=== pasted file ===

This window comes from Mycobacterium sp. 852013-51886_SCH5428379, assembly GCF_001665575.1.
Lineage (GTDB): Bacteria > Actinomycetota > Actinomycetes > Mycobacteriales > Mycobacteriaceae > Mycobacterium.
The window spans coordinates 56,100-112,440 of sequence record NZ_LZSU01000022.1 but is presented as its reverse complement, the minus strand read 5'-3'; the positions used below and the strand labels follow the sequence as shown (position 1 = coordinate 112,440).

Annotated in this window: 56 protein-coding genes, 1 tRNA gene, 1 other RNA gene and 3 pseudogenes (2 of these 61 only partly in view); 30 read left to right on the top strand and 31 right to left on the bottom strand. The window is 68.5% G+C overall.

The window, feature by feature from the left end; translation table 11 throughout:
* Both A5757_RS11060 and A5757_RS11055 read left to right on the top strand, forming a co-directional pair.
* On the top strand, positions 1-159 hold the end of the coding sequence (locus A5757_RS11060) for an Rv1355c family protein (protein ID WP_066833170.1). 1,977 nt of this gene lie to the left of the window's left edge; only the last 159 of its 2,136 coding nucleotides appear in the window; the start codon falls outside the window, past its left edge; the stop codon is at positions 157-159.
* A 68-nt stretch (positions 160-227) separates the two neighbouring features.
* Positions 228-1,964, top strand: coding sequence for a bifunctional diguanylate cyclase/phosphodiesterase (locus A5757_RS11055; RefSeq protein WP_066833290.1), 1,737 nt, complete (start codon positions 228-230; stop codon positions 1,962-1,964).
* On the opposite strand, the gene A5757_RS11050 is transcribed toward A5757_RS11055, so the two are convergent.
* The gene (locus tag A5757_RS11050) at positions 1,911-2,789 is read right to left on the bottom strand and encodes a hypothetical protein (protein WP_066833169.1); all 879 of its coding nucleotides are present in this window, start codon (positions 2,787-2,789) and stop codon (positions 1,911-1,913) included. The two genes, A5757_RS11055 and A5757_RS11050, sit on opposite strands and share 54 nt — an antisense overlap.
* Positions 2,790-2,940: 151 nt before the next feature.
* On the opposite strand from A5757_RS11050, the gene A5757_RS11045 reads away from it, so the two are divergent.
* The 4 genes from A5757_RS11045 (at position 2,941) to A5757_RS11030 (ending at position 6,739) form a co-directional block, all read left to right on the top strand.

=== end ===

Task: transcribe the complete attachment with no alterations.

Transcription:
This window comes from Mycobacterium sp. 852013-51886_SCH5428379, assembly GCF_001665575.1.
Lineage (GTDB): Bacteria > Actinomycetota > Actinomycetes > Mycobacteriales > Mycobacteriaceae > Mycobacterium.
The window spans coordinates 56,100-112,440 of sequence record NZ_LZSU01000022.1 but is presented as its reverse complement, the minus strand read 5'-3'; the positions used below and the strand labels follow the sequence as shown (position 1 = coordinate 112,440).

Annotated in this window: 56 protein-coding genes, 1 tRNA gene, 1 other RNA gene and 3 pseudogenes (2 of these 61 only partly in view); 30 read left to right on the top strand and 31 right to left on the bottom strand. The window is 68.5% G+C overall.

The window, feature by feature from the left end; translation table 11 throughout:
* Both A5757_RS11060 and A5757_RS11055 read left to right on the top strand, forming a co-directional pair.
* On the top strand, positions 1-159 hold the end of the coding sequence (locus A5757_RS11060) for an Rv1355c family protein (protein ID WP_066833170.1). 1,977 nt of this gene lie to the left of the window's left edge; only the last 159 of its 2,136 coding nucleotides appear in the window; the start codon falls outside the window, past its left edge; the stop codon is at positions 157-159.
* A 68-nt stretch (positions 160-227) separates the two neighbouring features.
* Positions 228-1,964, top strand: coding sequence for a bifunctional diguanylate cyclase/phosphodiesterase (locus A5757_RS11055; RefSeq protein WP_066833290.1), 1,737 nt, complete (start codon positions 228-230; stop codon positions 1,962-1,964).
* On the opposite strand, the gene A5757_RS11050 is transcribed toward A5757_RS11055, so the two are convergent.
* The gene (locus tag A5757_RS11050) at positions 1,911-2,789 is read right to left on the bottom strand and encodes a hypothetical protein (protein WP_066833169.1); all 879 of its coding nucleotides are present in this window, start codon (positions 2,787-2,789) and stop codon (positions 1,911-1,913) included. The two genes, A5757_RS11055 and A5757_RS11050, sit on opposite strands and share 54 nt — an antisense overlap.
* Positions 2,790-2,940: 151 nt before the next feature.
* On the opposite strand from A5757_RS11050, the gene A5757_RS11045 reads away from it, so the two are divergent.
* The 4 genes from A5757_RS11045 (at position 2,941) to A5757_RS11030 (ending at position 6,739) form a co-directional block, all read left to right on the top strand.